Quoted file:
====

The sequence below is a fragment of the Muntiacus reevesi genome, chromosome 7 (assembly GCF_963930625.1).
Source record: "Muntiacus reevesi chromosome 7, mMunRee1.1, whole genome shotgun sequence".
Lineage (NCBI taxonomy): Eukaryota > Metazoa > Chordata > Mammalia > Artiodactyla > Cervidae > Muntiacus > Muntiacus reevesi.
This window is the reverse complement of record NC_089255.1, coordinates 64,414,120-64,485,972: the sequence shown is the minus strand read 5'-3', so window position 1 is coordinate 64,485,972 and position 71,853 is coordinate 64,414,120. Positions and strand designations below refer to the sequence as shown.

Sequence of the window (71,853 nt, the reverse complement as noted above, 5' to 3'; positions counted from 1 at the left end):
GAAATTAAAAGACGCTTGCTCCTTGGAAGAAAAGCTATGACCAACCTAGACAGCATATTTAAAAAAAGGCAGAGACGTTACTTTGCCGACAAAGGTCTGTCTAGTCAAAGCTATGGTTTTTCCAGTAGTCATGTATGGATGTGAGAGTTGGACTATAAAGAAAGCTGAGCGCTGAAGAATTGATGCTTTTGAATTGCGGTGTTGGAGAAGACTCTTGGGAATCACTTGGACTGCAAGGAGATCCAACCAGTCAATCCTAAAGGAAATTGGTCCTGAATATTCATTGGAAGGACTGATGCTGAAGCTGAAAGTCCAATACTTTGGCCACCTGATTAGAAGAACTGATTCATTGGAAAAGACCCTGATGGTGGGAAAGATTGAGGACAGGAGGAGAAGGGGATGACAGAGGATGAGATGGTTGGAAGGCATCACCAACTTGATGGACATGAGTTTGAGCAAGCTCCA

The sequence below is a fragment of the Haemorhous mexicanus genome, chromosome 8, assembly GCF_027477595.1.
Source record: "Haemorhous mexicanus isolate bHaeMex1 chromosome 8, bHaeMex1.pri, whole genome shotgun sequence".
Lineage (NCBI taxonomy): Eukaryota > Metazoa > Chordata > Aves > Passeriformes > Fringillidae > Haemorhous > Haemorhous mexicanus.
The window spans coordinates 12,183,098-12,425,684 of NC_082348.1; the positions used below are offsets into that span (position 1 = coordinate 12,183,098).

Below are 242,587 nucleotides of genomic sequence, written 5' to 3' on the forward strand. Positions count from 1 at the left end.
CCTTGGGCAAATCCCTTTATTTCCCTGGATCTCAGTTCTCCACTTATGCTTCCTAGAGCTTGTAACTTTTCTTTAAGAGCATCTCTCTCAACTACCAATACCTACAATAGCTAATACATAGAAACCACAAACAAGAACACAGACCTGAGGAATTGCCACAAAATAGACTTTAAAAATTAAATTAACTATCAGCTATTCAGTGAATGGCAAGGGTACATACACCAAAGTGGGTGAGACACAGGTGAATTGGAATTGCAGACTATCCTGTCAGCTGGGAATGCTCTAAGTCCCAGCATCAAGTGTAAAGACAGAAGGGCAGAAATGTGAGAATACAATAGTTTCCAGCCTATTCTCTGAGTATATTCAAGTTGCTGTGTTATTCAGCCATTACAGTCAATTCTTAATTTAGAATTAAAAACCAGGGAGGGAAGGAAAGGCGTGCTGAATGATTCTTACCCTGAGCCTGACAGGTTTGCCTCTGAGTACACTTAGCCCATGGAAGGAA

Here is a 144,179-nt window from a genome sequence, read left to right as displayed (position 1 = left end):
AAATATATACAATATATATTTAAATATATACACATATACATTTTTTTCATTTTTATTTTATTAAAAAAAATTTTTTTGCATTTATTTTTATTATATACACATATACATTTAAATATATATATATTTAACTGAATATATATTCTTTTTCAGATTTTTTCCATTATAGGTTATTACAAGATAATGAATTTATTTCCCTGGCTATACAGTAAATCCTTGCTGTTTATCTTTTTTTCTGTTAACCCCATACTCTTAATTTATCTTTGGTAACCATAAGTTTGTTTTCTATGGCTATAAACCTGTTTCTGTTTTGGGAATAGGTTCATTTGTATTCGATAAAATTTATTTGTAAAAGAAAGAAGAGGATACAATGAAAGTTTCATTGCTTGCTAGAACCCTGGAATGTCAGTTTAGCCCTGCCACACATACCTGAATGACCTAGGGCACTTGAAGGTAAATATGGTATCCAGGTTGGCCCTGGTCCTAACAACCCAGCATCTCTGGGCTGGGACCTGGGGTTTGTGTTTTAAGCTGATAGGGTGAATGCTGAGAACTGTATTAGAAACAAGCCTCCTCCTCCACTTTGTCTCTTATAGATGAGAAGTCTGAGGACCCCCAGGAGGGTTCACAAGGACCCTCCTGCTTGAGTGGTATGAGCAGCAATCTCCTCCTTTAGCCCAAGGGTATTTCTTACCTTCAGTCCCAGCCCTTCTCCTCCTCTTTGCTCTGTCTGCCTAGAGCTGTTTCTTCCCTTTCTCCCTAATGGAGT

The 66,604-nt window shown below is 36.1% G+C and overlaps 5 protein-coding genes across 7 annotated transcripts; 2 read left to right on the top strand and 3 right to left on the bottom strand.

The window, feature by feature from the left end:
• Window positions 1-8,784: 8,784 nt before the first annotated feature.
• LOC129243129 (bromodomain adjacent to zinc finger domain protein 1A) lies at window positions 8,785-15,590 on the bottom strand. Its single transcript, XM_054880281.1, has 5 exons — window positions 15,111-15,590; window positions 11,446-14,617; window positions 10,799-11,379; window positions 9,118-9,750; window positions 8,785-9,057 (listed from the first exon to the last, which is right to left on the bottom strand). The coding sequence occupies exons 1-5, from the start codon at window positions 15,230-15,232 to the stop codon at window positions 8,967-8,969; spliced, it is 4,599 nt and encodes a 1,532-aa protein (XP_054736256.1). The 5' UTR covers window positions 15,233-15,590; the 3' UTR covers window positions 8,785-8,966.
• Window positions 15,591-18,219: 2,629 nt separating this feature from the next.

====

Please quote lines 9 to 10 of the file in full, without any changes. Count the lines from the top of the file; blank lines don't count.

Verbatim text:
Lineage (NCBI taxonomy): Eukaryota > Metazoa > Chordata > Aves > Passeriformes > Fringillidae > Haemorhous > Haemorhous mexicanus.
The window spans coordinates 12,183,098-12,425,684 of NC_082348.1; the positions used below are offsets into that span (position 1 = coordinate 12,183,098).